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  • April 21, 2020

The Encore Legacy Track: Disrupting Assumptions of the Older Worker

by Andrés T. Tapia and Annamarya Scaccia, Korn Ferry

Entry-level. Middle management. Senior leadership. Retirement.

The traditional career life cycle suggests that, after you reach your peak, it’s all downhill from there. You’re left counting down the days until you can hand in your keys, collect your things, and enjoy a carefree retirement. Mid-week brunches, park time with the grandkids, random trips across the world.

But the assumptions behind that trajectory face profound challenges as people live much longer, which defies the notion of vitality after a certain age. After all, in 1950, people’s life expectancy was 67, just two years above the official retirement age at the time. Today, life expectancy in developed economies is 78.6 years, according to data from the U.S. Centers for Disease Control and Prevention. Not only is there more work and intellectual capacity left in a greater number of people in their sixties, they also have to make sure they don’t outlive their money.

If they did follow the traditional career track, that would mean an average of 20 more years of expenses, lattes, and vacations.

As a result, dilemmas for these workers and organizations, as well as for diversity, have multiplied.

While more and more older professionals have started to re-enter the workforce, others have chosen to stay in their positions past the traditional notice of “retirement age.” In fact, the number of older workers reached a record high this year, with one-fifth of Americans over age 65 either working or looking for work, according to recent federal labor statistics.

Yet, despite their increasing presence in the labor pool, organizations haven’t fully woken up to this new reality, leaving them unprepared not only practically but also culturally.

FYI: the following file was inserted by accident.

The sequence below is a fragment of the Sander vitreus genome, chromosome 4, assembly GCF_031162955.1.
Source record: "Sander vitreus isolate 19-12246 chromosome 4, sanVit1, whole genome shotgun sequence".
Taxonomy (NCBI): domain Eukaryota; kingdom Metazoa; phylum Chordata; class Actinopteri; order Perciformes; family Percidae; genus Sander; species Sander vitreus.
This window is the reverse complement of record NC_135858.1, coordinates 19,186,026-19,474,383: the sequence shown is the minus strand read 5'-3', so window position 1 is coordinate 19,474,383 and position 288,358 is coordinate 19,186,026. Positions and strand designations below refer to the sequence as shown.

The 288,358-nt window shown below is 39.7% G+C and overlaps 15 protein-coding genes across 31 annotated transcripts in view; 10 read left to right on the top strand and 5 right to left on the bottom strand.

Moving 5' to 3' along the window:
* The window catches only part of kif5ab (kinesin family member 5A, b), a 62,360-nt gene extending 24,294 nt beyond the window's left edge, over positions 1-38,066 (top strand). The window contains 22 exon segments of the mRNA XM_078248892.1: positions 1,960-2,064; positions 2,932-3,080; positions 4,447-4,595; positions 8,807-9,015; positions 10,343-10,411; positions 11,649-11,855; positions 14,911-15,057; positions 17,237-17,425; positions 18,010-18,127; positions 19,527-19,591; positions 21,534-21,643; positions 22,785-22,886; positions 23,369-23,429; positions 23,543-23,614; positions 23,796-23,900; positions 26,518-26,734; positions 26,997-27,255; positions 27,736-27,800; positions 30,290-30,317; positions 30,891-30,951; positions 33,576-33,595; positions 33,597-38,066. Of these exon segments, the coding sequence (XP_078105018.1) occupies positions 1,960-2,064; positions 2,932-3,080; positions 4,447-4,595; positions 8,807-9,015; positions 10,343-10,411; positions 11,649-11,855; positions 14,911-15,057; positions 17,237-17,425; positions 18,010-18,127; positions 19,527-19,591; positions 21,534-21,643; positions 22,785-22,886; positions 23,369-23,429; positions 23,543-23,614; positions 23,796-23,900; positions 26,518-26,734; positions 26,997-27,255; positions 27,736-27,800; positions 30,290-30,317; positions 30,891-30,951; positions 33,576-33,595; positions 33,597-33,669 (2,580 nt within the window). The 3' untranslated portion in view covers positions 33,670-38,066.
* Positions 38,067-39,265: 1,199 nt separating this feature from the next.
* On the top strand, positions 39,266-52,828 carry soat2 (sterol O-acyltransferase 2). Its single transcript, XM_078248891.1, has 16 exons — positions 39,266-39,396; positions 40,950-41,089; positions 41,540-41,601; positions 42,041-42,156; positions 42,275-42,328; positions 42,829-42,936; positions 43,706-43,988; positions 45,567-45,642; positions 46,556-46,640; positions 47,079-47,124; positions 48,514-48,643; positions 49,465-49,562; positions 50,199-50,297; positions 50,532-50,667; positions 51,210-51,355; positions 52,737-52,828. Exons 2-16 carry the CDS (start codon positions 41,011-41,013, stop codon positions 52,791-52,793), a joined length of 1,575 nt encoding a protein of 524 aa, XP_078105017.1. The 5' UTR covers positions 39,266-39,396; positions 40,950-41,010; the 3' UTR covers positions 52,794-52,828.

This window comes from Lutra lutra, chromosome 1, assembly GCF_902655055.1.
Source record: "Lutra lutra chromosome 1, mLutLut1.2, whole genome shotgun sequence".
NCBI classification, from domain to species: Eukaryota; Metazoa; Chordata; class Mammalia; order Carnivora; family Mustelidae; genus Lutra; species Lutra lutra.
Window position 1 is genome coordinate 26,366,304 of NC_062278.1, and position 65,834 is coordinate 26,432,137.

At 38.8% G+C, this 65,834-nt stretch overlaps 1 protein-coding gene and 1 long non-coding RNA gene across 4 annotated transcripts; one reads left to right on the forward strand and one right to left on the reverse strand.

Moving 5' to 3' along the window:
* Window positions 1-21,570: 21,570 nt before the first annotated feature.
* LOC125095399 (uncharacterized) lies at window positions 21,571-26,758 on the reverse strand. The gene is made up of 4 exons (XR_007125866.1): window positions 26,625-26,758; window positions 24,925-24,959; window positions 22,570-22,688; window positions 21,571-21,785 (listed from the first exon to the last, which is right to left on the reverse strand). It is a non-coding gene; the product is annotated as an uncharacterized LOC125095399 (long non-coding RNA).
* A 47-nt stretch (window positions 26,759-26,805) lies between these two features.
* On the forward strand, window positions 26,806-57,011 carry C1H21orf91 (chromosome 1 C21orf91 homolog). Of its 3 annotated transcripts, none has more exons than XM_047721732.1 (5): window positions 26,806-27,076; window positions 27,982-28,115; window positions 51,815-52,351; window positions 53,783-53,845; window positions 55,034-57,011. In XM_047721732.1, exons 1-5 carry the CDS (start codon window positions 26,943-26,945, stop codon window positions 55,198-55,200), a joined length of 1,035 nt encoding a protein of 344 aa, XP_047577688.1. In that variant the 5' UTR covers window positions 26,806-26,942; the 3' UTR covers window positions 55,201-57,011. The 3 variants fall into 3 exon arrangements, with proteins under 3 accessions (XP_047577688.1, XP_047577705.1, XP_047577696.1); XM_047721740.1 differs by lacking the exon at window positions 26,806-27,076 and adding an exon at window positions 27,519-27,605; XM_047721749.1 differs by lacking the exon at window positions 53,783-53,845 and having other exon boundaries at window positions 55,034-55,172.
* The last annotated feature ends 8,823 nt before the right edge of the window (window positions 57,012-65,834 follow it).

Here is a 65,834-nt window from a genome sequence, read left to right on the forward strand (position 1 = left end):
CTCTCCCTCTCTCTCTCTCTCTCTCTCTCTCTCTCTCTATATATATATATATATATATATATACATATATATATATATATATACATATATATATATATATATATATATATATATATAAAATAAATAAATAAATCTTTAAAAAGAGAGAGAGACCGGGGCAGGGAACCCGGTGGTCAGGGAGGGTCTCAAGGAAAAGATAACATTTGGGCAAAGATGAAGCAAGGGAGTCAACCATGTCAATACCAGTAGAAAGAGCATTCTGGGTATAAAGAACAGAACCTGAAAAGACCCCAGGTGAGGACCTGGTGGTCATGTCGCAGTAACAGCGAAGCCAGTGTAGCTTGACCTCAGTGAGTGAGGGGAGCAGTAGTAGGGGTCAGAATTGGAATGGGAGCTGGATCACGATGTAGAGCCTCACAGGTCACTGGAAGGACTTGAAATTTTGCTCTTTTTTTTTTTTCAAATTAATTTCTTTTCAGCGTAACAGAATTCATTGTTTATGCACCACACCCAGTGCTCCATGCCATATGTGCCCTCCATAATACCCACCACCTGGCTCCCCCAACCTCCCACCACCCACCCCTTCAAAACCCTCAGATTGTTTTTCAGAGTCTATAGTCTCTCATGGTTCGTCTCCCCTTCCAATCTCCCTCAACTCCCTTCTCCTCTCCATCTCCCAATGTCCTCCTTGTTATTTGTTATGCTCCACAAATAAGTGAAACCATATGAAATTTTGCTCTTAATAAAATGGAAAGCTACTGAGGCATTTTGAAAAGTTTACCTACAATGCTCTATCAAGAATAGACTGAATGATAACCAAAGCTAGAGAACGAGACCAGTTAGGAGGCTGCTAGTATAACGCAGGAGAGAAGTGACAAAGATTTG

Much of this has to do with the way the traditional career path has been framed. The underlying—and prevailing—assumption is that vitality slumps after a professional’s peak, which feeds into age bias during hiring and talent management discussions. After all, new research from Hiscox, a business insurance provider, found that older people heading back to work have a harder time landing a position—or even an interview—because of their age. Indeed, 36% of the survey respondents said their age has prevented them from getting a job since turning 40, according to Hiscox’s Ageism in the Workplace study. (Click here to take Korn Ferry’s survey about age-related bias in the workplace.)

Those older workers who remain in their roles, on the other hand, aren’t being fully utilized by their companies or managers. This means organizations aren’t tapping into a viable and active talent pool that could relieve some of the pressure of the highly skilled talent shortage.

And it’s a trend occurring across all levels of the organization. Companies have started to struggle with highly successful older leaders who have a hard time letting go because of a need to survive and thrive. This can create a bottleneck for their pipeline, leaving mid-level Gen X and millennial talent with no place to go other than holding on to their job. From a diversity perspective, this also exacerbates the chronic lack of diversity in senior ranks, because the greater numbers of women, racial, ethnic, out LGBTQ+, and people with disabilities sit within these younger generations.

To solve this dilemma, what if we rethought the traditional career path lifecycle? In this case, what if we create a whole new career management framework post pinnacle but before retirement?

The Legacy Track

We propose that organizations develop a preretirement career phase known as a “Legacy Track.” This Legacy Track would create a career development path that more directly values and leverages the contributions of older workers, while also opening up leadership roles to high-potential talent coming up behind them. 

Although organizations would need to tailor the Legacy Track to their needs, the phase would have some standard elements across companies and industries. For example, Legacy Track employees would:

  • no longer work in a people management capacity, but provide coaching, support and guidance to appointed successors
  • therefore, they would have fewer day-to-day, operational responsibilities
  • be assigned to special projects or new market sectors